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Stoltenberg: NATO's defense spending increase is the largest in decades

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More than 20 NATO members will meet the alliance's goal of spending at least 2 percent of GDP on defense this year, NATO Secretary General Jens Stoltenberg said, highlighting how allies have increased military spending since Russia took Crimea from Ukraine in 2014.

More than 20 member states will meet the Alliance's defense spending target of at least 2 percent of GDP this year, said NATO Secretary General Jens Stoltenberg in Washington during a speech at the Wilson Center think tank.

The NATO chief told the president at the White House USA Joe Bidenthat five years ago fewer than 10 members were pursuing this goal. – In Europe and Canada NATO allies are increasing defense spending by 18 percent this year, the largest increase in decades, and 23 allies will spend at least 2 percent of GDP on defense this year, he added.

Jens Stoltenberg's meeting with Joe Biden at the White HouseChris Kleponis/PAP/EPA

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Speaking earlier at the Wilson Center, Stoltenberg said increasing defense spending “is good for Europe and good for America, especially since a lot of that extra money is spent in the U.S.”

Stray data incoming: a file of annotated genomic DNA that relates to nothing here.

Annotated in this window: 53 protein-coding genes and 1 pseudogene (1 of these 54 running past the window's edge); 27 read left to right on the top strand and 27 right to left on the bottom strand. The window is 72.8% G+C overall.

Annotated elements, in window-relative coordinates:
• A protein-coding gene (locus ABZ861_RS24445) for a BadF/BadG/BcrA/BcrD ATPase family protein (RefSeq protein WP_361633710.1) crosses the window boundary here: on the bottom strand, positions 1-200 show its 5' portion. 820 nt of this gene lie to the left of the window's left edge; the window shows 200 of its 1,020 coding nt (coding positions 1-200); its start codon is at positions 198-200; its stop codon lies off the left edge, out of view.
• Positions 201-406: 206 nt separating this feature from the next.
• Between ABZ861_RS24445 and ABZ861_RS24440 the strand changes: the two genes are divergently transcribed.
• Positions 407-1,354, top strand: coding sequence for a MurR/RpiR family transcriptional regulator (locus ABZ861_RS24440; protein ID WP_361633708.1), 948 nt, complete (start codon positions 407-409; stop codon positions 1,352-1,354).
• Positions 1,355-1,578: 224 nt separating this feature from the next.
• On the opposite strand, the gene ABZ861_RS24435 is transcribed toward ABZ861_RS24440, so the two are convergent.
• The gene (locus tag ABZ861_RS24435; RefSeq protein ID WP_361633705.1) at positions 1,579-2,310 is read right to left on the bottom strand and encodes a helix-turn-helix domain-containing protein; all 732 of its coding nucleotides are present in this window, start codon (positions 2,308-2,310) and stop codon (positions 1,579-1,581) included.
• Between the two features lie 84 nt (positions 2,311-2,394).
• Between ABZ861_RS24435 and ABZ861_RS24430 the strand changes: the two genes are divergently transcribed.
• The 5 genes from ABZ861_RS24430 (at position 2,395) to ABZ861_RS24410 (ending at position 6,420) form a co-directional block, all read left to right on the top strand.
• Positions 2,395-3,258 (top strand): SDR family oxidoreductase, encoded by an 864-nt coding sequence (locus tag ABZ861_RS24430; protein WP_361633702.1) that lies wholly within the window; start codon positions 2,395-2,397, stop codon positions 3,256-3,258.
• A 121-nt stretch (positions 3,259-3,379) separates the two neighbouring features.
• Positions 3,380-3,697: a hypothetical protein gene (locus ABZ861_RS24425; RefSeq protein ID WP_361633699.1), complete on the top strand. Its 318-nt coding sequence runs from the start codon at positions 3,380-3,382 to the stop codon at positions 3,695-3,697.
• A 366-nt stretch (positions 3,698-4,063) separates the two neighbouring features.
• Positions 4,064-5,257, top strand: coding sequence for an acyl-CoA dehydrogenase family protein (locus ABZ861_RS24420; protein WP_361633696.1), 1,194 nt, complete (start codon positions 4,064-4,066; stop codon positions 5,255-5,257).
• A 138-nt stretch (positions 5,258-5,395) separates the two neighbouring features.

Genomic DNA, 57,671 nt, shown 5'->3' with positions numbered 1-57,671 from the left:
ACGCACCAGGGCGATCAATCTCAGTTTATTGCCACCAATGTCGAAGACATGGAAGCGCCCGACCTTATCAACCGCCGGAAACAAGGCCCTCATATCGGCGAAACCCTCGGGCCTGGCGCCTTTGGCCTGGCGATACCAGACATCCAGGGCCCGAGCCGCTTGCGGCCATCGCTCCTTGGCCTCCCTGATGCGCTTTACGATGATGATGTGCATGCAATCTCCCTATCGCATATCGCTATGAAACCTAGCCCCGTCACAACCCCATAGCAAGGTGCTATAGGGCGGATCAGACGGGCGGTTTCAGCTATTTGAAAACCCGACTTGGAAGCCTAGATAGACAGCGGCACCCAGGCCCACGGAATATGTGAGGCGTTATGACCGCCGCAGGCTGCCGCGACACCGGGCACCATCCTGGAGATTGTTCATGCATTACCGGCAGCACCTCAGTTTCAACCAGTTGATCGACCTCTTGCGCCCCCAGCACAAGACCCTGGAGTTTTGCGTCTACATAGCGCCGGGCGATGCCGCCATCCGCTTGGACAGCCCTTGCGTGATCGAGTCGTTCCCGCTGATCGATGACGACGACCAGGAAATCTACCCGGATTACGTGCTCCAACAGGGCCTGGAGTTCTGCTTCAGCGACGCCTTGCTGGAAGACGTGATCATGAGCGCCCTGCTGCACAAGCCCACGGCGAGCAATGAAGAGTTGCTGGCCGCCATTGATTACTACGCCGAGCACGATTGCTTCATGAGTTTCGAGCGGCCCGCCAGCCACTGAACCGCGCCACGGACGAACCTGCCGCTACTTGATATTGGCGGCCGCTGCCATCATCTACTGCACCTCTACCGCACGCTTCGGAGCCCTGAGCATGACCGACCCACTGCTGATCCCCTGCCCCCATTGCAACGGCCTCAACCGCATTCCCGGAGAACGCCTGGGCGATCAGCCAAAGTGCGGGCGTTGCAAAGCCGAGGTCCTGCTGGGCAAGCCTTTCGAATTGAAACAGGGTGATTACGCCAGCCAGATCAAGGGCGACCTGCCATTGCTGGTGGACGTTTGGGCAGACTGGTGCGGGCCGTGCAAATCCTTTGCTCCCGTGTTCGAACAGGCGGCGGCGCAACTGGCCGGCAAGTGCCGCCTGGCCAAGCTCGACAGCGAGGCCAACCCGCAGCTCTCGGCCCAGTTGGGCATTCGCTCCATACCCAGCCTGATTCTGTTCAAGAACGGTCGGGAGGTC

NATO countries increase defense spending

The AP agency notes that this is an almost fourfold increase compared to 2021, when only six countries fulfilled this recommendation of the Alliance. The next year there was aggression Russia on Ukraine.

In the face of this aggression and the war that has been going on for over two years, which has had a negative impact on the security situation in the region, many NATO countries decided to increase defense spending. Moreover, due to the Russian attack on its neighbor, they decided to join the North Atlantic Alliance Sweden and Finland.

Main photo source: Dengrier M. Baez/Marine Corps

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